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Army Denies that Ranger School was Fixed PDF Print E-mail
The U.S. Army issued a blistering denial late Friday that the recent Ranger school course was “fixed” to allow women to pass and earn the coveted Ranger tab.
In a statement, Brig. Gen. Malcom B. Frost, the Army’s chief of public affairs, said that a People Magazine article charging that Army Capt. Kristen Griest and 1st Lt. Shaye Haver were given special treatment was “flat-out wrong” and “pure fiction.”
The article by Susan Katz Keating was headlined: “Was It Fixed? Army General Told Subordinates: 'A Woman Will Graduate Ranger School,' Sources Say.”
 
The magazine’s report went on to cite the repercussions of the unnamed general’s influence on subordinates at Fort Benning, Ga., involved in conducting the first Ranger school course open to women that began earlier this year.
‘”It had a ripple effect’" at Fort Benning, where Ranger School is based, says a source with knowledge of events at the sprawling Georgia Army post,” the magazine article said.
 
"Even though this was supposed to be just an assessment, everyone knew. The results were planned in advance," the article quoted the source as saying.
 
In his statement for the Army, Frost ran through a list of allegations in the article that he said were untrue.
 
PTSD still may carry stigma PDF Print E-mail

About 60 percent of men and 50 percent of women in the United States will experience at least one traumatic event in their lives. Of those, about 8 percent of the men and 20 percent of the women will develop post-traumatic stress disorder.

And the rates are higher for people who experience specific types of trauma such as combat or sexual assault, according to the National Center for PTSD.

It's estimated that about 25 percent of combat veterans from the Iraq and Afghanistan wars develop PTSD, Dr. Robert Bischoff said.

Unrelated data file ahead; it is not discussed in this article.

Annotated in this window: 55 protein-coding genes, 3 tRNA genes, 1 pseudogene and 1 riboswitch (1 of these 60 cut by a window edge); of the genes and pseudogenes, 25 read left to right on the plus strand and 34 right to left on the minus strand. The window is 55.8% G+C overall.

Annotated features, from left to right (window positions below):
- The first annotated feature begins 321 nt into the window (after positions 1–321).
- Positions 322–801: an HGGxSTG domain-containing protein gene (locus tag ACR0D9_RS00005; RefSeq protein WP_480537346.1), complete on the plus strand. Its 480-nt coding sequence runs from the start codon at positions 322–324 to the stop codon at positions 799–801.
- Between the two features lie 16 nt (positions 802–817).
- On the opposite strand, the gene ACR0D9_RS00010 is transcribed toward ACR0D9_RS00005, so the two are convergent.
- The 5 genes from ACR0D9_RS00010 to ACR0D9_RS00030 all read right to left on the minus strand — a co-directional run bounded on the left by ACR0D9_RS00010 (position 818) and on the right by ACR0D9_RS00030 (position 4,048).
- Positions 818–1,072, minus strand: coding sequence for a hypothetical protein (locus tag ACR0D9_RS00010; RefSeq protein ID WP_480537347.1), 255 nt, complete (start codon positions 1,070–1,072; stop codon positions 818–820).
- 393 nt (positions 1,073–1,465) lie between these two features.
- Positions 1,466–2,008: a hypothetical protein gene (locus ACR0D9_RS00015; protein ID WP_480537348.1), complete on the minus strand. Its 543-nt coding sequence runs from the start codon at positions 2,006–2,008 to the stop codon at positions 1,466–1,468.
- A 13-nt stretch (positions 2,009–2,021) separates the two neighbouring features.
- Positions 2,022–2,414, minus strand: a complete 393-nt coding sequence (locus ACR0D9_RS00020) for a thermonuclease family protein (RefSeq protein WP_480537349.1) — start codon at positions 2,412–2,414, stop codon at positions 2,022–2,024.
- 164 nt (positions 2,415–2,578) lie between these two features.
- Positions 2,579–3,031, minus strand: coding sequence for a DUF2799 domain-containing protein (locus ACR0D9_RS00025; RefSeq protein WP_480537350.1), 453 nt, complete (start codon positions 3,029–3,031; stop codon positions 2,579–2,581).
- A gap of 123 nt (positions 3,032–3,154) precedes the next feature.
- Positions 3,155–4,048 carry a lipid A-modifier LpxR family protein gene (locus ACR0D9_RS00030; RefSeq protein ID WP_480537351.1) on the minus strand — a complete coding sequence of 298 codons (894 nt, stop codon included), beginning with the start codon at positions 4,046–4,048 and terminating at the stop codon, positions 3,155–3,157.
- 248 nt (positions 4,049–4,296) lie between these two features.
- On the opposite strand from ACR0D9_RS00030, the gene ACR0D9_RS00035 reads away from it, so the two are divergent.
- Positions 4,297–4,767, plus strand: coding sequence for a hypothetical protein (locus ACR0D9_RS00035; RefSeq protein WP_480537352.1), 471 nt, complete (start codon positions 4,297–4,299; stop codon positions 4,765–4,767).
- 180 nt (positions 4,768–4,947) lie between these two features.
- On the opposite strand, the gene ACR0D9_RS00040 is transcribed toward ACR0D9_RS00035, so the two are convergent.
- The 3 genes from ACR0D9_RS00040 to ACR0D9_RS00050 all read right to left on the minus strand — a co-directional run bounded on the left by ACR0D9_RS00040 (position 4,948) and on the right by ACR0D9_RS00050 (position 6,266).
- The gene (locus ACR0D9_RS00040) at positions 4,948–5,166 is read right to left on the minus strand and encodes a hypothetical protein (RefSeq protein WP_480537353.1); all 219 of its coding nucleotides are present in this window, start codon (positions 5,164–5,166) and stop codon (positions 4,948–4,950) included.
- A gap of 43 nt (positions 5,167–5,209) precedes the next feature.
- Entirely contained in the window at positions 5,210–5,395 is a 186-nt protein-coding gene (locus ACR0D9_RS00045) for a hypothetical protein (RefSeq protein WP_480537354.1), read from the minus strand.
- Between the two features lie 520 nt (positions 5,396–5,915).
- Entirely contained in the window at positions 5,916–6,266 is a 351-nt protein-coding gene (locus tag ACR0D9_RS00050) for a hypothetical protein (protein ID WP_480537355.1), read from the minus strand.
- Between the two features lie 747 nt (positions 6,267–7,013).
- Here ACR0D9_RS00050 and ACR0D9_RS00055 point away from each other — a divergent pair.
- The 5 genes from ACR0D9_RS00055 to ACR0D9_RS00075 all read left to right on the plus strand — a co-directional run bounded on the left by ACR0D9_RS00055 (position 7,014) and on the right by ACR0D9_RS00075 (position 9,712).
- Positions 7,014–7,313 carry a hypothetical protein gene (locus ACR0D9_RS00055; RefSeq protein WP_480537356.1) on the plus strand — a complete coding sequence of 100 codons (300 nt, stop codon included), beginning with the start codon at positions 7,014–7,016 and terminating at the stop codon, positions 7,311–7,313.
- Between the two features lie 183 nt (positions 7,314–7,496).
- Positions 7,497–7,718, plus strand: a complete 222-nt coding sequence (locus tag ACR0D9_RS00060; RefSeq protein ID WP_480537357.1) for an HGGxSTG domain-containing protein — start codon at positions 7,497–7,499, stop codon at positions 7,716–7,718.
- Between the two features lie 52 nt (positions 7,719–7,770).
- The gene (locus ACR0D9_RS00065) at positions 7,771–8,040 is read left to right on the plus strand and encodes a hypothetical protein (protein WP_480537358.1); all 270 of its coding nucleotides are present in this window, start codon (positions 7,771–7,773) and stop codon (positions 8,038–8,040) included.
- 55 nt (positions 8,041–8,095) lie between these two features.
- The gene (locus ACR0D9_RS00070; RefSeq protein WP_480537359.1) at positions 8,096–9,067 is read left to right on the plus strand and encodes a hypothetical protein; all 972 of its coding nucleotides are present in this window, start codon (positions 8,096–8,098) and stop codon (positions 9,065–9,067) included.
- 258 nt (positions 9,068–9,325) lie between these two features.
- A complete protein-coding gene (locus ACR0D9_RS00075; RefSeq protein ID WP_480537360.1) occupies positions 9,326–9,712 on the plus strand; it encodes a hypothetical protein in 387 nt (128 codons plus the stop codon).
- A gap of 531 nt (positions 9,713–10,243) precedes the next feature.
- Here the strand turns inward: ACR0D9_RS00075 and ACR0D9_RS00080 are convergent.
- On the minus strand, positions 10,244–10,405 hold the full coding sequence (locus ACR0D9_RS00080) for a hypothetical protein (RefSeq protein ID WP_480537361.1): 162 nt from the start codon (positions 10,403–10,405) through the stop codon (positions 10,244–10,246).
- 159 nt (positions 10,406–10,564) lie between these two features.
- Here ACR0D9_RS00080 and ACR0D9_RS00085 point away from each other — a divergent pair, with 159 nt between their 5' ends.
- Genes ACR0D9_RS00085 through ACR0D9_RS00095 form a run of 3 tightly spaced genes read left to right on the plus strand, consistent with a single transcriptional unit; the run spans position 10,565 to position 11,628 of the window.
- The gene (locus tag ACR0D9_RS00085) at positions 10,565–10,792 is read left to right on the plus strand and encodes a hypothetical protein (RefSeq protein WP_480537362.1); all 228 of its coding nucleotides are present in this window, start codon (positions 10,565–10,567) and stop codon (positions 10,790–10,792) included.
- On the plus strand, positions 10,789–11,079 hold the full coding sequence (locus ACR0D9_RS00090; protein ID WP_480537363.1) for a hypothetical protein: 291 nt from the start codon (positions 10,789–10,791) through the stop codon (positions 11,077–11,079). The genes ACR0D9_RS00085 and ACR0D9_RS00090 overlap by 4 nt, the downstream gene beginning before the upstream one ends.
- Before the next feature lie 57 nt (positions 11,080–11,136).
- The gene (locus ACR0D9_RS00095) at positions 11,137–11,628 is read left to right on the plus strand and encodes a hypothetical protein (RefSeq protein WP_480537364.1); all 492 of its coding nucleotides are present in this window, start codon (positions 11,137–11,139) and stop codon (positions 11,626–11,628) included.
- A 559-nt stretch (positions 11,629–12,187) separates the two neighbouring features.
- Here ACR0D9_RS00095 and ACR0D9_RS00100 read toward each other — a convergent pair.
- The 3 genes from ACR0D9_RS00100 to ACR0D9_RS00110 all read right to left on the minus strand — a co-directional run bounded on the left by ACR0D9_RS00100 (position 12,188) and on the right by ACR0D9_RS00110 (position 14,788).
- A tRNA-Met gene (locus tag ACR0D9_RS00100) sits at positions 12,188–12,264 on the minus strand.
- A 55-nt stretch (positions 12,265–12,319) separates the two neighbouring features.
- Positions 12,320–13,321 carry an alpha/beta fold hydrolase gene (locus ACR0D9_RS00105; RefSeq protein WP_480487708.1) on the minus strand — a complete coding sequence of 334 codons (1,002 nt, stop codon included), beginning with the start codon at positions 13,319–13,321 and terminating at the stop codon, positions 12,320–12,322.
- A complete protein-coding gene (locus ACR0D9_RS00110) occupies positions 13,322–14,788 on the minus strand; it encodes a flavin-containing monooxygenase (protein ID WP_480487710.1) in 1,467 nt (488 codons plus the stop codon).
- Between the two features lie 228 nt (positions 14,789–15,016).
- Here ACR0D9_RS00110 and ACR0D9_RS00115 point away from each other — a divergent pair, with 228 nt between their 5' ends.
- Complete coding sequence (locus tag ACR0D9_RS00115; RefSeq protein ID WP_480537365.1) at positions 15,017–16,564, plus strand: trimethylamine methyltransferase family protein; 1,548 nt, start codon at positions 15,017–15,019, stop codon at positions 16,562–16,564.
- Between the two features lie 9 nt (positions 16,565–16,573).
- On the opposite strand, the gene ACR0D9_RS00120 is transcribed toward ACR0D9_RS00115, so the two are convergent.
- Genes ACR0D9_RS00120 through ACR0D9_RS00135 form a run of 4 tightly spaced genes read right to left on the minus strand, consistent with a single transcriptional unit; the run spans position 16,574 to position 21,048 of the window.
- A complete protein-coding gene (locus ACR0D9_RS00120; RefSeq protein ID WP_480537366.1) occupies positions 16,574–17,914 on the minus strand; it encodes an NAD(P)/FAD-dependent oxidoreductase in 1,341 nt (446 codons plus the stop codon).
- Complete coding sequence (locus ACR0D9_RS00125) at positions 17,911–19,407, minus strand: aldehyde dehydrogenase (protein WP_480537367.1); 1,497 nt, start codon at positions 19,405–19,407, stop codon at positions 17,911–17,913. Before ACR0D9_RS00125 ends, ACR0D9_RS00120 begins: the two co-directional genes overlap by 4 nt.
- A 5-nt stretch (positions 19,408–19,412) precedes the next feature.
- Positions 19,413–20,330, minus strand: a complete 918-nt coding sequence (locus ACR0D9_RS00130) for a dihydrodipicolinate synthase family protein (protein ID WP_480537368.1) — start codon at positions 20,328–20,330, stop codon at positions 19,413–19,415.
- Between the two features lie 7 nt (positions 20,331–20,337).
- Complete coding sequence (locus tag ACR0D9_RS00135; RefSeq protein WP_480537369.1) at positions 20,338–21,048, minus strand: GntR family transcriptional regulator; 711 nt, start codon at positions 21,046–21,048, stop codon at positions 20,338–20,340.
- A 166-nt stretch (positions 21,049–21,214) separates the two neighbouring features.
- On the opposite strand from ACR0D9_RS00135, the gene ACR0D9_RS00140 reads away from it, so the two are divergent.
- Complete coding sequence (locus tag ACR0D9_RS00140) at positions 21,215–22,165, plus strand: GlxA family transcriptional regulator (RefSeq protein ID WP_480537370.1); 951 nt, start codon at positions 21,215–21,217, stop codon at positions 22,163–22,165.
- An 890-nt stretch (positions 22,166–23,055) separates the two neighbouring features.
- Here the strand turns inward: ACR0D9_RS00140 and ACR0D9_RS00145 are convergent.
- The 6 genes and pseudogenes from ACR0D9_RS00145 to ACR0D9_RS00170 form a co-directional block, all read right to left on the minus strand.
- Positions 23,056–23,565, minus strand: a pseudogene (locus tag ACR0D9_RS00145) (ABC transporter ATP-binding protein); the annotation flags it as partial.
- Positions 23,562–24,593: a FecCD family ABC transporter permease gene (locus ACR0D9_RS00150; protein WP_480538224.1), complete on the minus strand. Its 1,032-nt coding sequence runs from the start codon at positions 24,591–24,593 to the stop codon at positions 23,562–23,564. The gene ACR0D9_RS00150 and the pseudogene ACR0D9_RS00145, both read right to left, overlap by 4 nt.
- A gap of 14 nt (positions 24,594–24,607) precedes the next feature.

He is the chief of behavioral health at Munson Army Health Center at Fort Leavenworth. He also serves as the director of psychological health for the fort's garrison.

For some soldiers suffering from PTSD, there is a feeling they should be able to drive on. But they tend to drive on until they crash and burn, Bischoff said.

"There's a huge stigma, I think particularly in the military population, about seeking help," said Dr. Chalisa D. Gadt-Johnson.

Read more... 

 

 
DoD warns of possible government shutdown PDF Print E-mail
The Pentagon officially warned troops and defense civilians Friday that the all-too-familiar gridlock on Capitol Hill is threatening a government-wide shutdown next week that would offer no immediate mechanism for continuing military pay.

Republicans and Democrats in Congress face an Oct. 1 deadline to reach a budget deal and are trying to negotiate a stopgap measure to stave off a shutdown that would grind to a halt many of the Defense Department's civilian-run operations and raise questions about troops' Oct. 15 paychecks.

"During a government shutdown, all military personnel would continue in a normal duty status; however, they would not be paid until Congress provides funding," Deputy Defense Secretary Bob Work wrote in a memo sent to all Defense Department troops and civilian employees Friday morning.

"The uncertainty of the current circumstances puts our workforce in a difficult situation, and should a government shutdown occur, it could impose hardships on many employees as well as the people we serve every day," Work wrote.

In 2013, Congress passed legislation specifically to protect military pay during that year's government shutdown, but that measure has expired
 
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